I guess it's no secret that I take a lot of photos at night using flash. Up until a month or so ago I relied on the tiny in-built pop-up flash on my EOS 400D. That started to misfire slightly, and so I resurrected an ancient 1980s Canon Speedlite (188A). That worked well, was much stronger than the in-built unit, but because of its age was entirely unable to communicate with the camera. It had two settings: "Very Bright" and "Off". This meant it wasn't great if I was too close to something (the flash exposure compensation on the camera wouldn't work with it), plus it's recycling routine was so slow you could take an extended holiday while it re-charged. So I finally took the plunge today and got an up-to-date flash unit, the Canon 430EX. What a difference!
First thing is that I can control the flash. But better than that, the unit can control the flash so it more or less adjusts to the conditions (including focal length). Nice. An added advantage over the old pop-up flash is the auto-focus assist. The in-built pop-up used to fire a string of strobing flashes. Inaccurately, and at a frightening rate. Guaranteed to scare away anything within range. So I turned it off the day I got the camera, and it's stayed off ever since. The 188A didn't have any auto-focus assist at all. So for both of those I relied on carrying a torch and aiming that with one hand while holding and focusing the camera in the other. The 430EX is far better. It uses a broad red beam. Subtle and, as it turns out, very effective over medium distances. Plus the unit recycles incredibly quickly so it's possible to get many more shots fired off at speed. I'm happy 🙂 All this is by way of introduction to tonight's shots.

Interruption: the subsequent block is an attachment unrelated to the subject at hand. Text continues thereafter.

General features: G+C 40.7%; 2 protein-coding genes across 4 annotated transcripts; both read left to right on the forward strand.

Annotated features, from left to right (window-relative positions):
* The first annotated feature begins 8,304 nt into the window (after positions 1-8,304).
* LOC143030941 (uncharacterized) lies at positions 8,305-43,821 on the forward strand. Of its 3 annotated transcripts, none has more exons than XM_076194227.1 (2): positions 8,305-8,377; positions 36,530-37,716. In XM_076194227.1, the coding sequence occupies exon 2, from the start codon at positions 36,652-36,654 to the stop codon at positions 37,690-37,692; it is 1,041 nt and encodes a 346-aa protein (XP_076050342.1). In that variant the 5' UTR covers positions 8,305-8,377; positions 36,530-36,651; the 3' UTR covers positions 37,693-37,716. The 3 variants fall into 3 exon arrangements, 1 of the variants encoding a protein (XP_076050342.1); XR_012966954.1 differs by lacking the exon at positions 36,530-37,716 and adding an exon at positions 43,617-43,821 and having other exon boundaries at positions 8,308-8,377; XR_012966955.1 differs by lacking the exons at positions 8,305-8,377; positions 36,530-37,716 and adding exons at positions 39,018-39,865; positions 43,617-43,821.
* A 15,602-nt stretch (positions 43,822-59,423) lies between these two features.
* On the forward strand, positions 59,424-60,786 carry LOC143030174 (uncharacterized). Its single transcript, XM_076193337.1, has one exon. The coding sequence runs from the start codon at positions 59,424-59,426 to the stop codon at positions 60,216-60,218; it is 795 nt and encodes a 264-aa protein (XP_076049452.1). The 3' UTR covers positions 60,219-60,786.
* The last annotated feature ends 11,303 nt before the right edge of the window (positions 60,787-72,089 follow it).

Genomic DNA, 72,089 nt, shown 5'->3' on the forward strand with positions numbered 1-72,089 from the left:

Taken from the bottom of the garden, some 50 feet away. I probably did shine a torch for this one, but I'm impressed with the strength of the flash. ISO 800, F/10, 1/160sec.
Somewhat closer, plus I could use both hands on the camera! ISO 200, F/10, 1/160sec.
I couldn't even see the fox through the viewfinder. The auto-focus assist did the lot. ISO 800, F/11, 1/200sec.
Camera note: all shots taken with the EF 24-105 F4L IS USM lens and Canon 430EX flash unit.